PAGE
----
Effect of Pulmonary Rehabilitation in Lung Cancer Survivors
|Lung Cancer Lobectomy Pulmonary Rehabilitation||Other: Pulmonary Rehabilitation Other: Usual post operative care|
|Study Design:||Allocation: Randomized
Intervention Model: Parallel Assignment
Masking: Single Blind (Outcomes Assessor)
Primary Purpose: Treatment
|Official Title:||A Pilot Study of Early Outpatient Pulmonary Rehabilitation Following Thoracic Surgery for Lung Cancer|
- Six minute walk test to assess exercise tolerance [ Time Frame: Within 3 month of discharge from surgery ]
- Shoulder Range of Motion Changes [ Time Frame: Within 3 months of discharge from surgery ]
- Bioimpedence for tissue composition [ Time Frame: Within 3 months of discharge from surgery ]
- Quality of life measurement changes [ Time Frame: Within 3 months of discharge from surgery ]
|Study Start Date:||October 2010|
|Study Completion Date:||November 2011|
|Primary Completion Date:||July 2011 (Final data collection date for primary outcome measure)|
Other: Usual post operative care
Usual post operative care for post lung lobectomy patients for 8 weeks post discharge.
Active Comparator: Pulmonary Rehabilitation
Pulmonary Rehabilitation consists of twice weekly exercise classes with an educational component.
Other: Pulmonary Rehabilitation
Twice weekly exercise classes with an education component. For 8 weeks.
The research question is to investigate
- whether patients who have undergone curative surgical resection for lung cancer benefit from 8 weeks of early outpatient pulmonary rehabilitation (started within 2 weeks of hospital discharge).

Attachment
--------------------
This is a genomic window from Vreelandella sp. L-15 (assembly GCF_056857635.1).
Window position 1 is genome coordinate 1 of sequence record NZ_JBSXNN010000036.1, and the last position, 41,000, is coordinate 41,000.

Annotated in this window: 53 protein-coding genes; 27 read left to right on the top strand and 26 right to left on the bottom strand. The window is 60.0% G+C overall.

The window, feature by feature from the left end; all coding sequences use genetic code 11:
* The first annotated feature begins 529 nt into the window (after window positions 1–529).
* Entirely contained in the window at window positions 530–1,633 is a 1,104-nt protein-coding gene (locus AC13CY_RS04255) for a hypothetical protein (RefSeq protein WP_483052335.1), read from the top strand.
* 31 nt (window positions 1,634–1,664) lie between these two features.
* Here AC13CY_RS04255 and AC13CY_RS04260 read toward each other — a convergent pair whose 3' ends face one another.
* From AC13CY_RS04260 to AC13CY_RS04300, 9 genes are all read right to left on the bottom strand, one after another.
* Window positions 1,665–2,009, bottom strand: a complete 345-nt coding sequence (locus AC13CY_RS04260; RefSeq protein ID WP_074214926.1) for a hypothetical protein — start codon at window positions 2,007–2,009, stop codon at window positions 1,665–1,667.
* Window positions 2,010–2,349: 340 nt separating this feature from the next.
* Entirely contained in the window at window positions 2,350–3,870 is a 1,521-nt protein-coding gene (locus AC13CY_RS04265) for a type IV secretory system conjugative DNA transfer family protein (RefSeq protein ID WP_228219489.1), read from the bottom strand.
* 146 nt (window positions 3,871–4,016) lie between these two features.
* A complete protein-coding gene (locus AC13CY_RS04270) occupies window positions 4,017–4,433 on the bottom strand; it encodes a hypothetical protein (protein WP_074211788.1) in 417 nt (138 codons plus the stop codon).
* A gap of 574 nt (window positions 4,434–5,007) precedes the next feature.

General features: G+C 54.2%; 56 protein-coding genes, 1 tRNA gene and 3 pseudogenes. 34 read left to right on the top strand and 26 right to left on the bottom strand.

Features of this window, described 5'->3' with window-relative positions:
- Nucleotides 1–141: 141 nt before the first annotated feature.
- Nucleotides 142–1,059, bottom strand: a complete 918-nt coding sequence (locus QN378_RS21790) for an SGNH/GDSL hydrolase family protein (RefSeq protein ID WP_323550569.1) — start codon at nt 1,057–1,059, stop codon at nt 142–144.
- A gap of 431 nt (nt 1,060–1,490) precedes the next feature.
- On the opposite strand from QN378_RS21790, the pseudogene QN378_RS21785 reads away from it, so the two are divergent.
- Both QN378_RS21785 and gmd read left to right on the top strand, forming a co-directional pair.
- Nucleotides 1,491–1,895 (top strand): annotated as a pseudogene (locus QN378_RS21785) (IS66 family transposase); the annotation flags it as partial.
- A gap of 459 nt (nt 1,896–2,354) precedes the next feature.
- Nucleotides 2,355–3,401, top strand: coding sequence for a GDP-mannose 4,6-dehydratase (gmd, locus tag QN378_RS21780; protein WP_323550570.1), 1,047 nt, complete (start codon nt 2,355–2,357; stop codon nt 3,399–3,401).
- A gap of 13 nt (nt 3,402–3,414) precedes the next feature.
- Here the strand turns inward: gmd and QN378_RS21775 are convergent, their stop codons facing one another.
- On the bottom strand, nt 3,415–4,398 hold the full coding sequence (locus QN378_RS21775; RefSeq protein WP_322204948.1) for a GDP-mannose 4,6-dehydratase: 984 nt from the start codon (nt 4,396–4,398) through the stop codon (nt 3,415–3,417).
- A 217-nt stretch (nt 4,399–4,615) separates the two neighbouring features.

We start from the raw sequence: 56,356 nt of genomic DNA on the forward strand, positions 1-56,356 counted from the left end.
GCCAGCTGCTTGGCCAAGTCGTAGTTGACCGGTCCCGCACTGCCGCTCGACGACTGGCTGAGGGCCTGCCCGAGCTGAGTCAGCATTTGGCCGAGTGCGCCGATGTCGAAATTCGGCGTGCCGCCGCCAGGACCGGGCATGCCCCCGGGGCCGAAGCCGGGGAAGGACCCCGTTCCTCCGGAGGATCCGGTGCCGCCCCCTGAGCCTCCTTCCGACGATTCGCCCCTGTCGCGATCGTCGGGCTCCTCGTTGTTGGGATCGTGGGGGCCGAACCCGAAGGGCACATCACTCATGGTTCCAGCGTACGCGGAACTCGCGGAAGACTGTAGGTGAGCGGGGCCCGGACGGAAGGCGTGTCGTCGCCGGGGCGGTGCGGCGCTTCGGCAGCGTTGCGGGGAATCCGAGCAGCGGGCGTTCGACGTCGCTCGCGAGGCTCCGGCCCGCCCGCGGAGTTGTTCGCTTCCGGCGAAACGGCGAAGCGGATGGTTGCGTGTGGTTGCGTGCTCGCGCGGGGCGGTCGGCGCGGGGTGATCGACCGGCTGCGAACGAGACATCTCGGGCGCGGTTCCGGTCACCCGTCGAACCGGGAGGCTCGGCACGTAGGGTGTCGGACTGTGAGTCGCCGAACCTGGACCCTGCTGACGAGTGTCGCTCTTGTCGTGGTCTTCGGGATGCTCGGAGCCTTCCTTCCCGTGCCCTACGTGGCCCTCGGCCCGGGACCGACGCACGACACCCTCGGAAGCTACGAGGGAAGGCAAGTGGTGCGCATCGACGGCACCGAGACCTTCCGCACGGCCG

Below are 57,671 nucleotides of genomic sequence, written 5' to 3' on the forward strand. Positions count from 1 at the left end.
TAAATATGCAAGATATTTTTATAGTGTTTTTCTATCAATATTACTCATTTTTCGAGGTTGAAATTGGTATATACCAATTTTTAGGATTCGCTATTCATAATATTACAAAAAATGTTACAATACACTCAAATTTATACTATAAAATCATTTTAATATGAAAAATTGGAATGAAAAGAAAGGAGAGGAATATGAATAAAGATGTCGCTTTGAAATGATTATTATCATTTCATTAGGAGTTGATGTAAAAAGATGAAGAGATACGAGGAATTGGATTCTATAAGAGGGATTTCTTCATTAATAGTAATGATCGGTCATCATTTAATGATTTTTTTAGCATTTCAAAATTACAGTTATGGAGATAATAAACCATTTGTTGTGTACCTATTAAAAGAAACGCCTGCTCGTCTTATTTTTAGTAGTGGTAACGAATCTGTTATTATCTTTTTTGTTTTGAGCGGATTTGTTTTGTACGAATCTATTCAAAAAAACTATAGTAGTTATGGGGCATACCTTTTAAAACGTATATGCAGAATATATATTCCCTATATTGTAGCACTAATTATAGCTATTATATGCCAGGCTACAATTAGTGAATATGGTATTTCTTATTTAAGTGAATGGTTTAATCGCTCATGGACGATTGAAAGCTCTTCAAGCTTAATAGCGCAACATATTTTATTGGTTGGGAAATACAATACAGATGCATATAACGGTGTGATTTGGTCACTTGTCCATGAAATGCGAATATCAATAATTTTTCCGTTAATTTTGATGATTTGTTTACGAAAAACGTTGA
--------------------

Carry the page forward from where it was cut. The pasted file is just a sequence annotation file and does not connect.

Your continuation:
- to identify potential barriers to this approach
Pulmonary rehabilitation (PR) is the most effective non-pharmacological treatment for patients with chronic respiratory diseases, especially COPD. Many patients with lung cancer have co-existing smoking-related lung disorders such as COPD. To date there have been no randomised controlled trials of PR in post-resection lung cancer survivors. However there is indirect evidence that PR may be of benefit in this patient cohort. Cesario et al (2007)reported a 32% improvement in exercise capacity with in-patient PR, and Spruit et al (2009) demonstrated a 43% improvement in six minute walk distance following an 8-week in-patient PR programme. However, both studies had small numbers, and no randomised control group. Furthermore, inpatient PR is not an economically justifiable intervention in the NHS where emphasis is on self-management and ambulatory care.
Please refer to this study by its ClinicalTrials.gov identifier: NCT01246297
|Harefield, Middlesex, United Kingdom, UB9 6JH|
|Imperial College Healthcare Trust|
|London, United Kingdom, W21NY|
|Principal Investigator:||Sarah Elkin, FRCP||Imperial College Healthcare Trust|